High school chemistry: What is it? Can I learn it? Can I be any good at it?

Posted by Niyi on 9/2/19 11:00 AM

The word “chemistry” inspires so many emotions. To some, it brings about the excitement of mixing together a few glowing liquids and crafting the perfect radioactive potion that, when consumed, will make you a green giant and about 9000 times stronger. Next thing you know, Captain America is looking to recruit you as the newest Avenger. To others, it’s discombobulated numbers and letters on a piece a paper in Ms. Jacobs’ class, a concatenation that strikes fear and anxiety into the bravest of students. I mean … it looks like a foreign language!

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Tags: chemistry, high school

How to Write A Résumé In High School

Posted by Martha C. on 1/30/19 5:16 PM

This may be the first time you're writing your own résumé, and the task can feel daunting.  You may be asking questions like: how do I write about myself?  How do I highlight my very little experience?  What is the format of a résumé?

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Tags: high school, college admssions

Writing a Thesis and Topic Sentences in your Personal Statement

Posted by Martha C. on 10/10/18 5:51 PM

Every applicant who needs to write a personal statement for their high school, college, or graduate admissions struggles with structuring their personal statement.  It is hard enough to muster the courage to brainstorm your most salient life experiences on paper; now, the most important part is structuring your personal statement with your thesis and topic sentences.

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Tags: medical school admissions, law school admissions, MBA admissions, graduate admissions, high school, college admssions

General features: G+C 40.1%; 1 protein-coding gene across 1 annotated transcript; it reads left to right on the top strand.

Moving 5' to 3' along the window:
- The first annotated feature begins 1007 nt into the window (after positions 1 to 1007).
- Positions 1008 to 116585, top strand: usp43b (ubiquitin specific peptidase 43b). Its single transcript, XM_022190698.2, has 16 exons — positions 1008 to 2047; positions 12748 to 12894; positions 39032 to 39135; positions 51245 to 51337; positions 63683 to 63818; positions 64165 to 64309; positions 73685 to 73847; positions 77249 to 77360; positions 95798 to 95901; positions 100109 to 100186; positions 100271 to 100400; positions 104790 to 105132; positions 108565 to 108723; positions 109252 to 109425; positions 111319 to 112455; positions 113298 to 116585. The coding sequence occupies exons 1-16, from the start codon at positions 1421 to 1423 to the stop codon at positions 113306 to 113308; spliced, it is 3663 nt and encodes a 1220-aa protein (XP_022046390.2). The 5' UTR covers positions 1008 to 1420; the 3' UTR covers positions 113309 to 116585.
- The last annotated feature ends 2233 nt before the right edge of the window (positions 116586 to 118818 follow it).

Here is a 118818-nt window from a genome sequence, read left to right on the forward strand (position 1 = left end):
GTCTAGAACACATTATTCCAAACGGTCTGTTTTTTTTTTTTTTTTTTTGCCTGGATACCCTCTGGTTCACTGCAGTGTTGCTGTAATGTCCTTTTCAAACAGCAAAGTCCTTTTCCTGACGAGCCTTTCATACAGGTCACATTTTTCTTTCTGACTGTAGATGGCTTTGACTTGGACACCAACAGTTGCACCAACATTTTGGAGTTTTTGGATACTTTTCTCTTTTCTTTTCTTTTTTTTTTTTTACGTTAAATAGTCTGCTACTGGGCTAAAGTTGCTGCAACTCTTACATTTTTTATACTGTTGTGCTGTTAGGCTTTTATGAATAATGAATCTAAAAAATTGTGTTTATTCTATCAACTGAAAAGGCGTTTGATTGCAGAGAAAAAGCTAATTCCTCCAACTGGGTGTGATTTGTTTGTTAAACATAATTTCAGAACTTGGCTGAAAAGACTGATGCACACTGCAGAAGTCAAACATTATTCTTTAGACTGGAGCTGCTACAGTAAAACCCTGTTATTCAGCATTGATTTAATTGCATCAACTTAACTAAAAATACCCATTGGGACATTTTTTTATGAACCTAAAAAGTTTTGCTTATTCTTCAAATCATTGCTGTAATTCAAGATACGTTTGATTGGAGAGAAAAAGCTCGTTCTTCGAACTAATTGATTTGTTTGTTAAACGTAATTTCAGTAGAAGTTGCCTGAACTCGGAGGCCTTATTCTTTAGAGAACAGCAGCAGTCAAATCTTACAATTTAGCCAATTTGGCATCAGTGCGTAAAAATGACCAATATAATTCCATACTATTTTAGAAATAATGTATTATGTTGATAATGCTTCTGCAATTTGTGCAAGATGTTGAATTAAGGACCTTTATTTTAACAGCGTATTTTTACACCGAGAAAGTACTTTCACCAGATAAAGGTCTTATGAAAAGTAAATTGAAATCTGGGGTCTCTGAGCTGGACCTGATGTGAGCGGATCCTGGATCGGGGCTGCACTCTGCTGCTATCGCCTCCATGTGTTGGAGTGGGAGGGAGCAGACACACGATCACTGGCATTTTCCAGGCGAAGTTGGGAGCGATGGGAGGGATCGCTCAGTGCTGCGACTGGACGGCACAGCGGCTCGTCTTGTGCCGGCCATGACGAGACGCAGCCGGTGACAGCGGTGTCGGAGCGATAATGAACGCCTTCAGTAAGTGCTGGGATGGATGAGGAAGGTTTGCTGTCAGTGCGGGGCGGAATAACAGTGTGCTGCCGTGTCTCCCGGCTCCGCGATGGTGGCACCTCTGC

How to Have Success as a Student Athlete: Tips from an Insider

Posted by Morgan on 4/26/18 5:40 AM

Ah, the student-athlete. In today’s landscape of college admissions and college scholarships, many of us recognize the importance and opportunity given to the student-athlete. In performing well and playing on a school’s team, you earn both a spot in the classroom at that institution and a “quote-unquote salary” for attracting revenue to the school through the sports program (i.e. earn a scholarship). The sport becomes a job in some sense, as one must continue to earn this benefit. Whether you currently are a collegiate student-athlete or an aspiring student-athlete (at the middle school or high school level), learning to balance the two is always tricky. The NCAA acknowledges that at any given moment during their education, student-athletes are all at once a full time athlete and a full time student. How can there possibly be enough hours in the day for juggling two full time jobs? From my experience as a tutor for this subset of students in college, there are student-athletes that can balance the two with great poise, others who struggle, and others that put the extra effort in to make it work. Today, I wanted to talk to you about some of the ways I have found work best to minimize the struggle - and these are applicable to both the student-athletes themselves and the tutors/teachers/mentors that work with them.

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Tags: study skills, high school

New Year’s Resolution: Get More Sleep

Posted by Danielle D. on 1/3/18 6:16 PM